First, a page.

To tackle the problem at its root, many scientific efforts have been directed towards conducting better research that can be translated into thorough experiments. Here are a few ways that more efficient experiment planning and design can impact research outcomes.
Following a standardized experiment planning process ensures uniformity across scientific research and brings innovation. Researchers following standard processes are more productive and save costs. Using a set of patterns while performing a scientific experiment allows them time to document their findings, data, deviating factors, and any other learnings that they find relevant. This optimized process allows them to function smoothly, safely and efficiently.
All the raw data from research studies need to be readily available for fellow researchers and scientists who aim to reproduce a study. Robust sharing of data, material, software, processes and other minute details reduce the likelihood of misinterpretation and significantly increase the probability of a scientific study coming to life.
To allow seamless sharing of data, some well-known journals have started providing additional space for expanded information. Making use of this space is voluntary and allows researchers to share more data if they’re willing to.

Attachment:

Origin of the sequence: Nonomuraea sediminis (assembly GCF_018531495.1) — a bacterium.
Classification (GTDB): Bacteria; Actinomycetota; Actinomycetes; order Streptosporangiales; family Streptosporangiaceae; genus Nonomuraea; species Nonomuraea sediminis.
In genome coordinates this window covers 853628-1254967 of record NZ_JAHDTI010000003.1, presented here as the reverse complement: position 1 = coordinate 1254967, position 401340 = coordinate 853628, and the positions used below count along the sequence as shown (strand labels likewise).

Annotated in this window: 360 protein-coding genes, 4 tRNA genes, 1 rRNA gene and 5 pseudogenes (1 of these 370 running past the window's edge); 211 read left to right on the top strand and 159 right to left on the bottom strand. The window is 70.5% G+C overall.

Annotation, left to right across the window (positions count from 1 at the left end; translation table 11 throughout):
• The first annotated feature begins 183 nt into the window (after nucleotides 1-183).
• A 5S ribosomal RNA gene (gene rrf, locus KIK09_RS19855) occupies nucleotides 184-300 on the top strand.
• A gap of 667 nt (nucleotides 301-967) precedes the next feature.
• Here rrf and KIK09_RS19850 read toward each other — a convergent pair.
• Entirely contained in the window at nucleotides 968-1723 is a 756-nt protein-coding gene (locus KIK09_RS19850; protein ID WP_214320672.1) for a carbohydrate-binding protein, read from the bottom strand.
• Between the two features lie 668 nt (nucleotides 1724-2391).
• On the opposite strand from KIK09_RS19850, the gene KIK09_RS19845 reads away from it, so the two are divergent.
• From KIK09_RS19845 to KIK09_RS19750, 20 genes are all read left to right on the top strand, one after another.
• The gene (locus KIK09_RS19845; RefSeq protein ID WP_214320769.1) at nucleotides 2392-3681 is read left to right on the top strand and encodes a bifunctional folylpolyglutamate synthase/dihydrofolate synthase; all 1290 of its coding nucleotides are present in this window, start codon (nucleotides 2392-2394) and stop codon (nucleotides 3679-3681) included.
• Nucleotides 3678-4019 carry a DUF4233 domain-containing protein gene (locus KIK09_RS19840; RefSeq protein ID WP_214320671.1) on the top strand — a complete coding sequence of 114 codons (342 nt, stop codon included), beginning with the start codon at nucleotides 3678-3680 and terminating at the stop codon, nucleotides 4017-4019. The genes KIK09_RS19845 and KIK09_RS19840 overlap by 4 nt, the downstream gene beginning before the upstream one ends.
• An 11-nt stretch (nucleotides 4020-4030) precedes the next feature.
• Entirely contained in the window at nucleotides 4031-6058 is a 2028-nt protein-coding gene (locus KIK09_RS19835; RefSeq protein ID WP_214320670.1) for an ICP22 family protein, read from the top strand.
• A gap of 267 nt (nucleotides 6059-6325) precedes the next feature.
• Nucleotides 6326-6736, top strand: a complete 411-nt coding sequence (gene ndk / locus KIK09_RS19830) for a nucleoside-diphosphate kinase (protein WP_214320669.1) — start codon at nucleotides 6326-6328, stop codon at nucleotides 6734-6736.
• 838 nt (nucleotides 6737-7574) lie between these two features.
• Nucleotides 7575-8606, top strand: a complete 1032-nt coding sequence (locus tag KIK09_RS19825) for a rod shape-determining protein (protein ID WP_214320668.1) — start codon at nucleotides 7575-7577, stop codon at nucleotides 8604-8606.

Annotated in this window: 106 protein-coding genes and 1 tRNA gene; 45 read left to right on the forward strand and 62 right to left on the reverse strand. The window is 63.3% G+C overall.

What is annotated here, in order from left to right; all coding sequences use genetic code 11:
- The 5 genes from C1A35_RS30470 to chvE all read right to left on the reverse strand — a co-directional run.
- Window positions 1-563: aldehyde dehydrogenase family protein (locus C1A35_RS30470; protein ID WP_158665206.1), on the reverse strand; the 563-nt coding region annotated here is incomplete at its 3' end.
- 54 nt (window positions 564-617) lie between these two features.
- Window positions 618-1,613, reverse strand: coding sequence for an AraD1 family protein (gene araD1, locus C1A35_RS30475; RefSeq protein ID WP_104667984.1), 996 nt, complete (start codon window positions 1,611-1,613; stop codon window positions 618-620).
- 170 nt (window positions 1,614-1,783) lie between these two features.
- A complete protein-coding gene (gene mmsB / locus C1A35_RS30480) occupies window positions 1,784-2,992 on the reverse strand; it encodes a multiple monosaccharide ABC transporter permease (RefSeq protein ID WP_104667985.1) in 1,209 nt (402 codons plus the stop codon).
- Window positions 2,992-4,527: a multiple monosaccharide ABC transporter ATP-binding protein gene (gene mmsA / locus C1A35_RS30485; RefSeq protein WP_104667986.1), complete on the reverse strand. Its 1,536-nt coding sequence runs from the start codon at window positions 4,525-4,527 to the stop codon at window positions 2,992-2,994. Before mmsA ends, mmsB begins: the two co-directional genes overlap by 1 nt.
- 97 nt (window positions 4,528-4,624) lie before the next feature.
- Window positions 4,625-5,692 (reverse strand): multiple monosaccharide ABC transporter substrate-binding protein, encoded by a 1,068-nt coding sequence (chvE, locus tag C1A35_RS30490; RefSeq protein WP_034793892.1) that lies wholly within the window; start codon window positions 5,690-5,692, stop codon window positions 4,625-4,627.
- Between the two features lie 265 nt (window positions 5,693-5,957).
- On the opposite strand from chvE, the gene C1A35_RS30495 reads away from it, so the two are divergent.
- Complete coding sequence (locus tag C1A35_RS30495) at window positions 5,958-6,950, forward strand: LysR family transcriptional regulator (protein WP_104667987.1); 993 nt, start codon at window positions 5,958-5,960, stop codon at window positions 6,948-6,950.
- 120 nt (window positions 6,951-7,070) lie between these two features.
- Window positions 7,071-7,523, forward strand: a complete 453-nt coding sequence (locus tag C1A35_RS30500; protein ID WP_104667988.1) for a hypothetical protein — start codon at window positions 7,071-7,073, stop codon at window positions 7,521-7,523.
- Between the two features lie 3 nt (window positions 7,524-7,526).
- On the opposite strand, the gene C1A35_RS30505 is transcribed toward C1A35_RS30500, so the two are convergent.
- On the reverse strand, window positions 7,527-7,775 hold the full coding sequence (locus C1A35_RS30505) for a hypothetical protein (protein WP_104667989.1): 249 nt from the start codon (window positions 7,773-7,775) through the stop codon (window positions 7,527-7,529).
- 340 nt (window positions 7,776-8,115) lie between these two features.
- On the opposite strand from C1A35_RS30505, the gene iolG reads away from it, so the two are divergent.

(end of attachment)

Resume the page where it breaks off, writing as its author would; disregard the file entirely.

It’s important to include a thorough description of processes and research designs to improve reproducibility. Often, the ‘negative’ data that doesn’t support the hypotheses is discarded and not made a part of the final result. Surprisingly, this negative data can sometimes help to design experiments or interpret positive results from related studies. Therefore, researchers are encouraged to store all the data related to a study and share it with fellow researchers and scientists.
One of the most critical tasks in biotech research is to design experiments that can be reproduced. The National Institute of Health (NIH) now requires training in experimental design, and there have been efforts to improve the grant funding process to review experiments in more detail.
To meet industry standards and contribute to scientific progress, design experiments that are efficient, reproducible, and easily documented.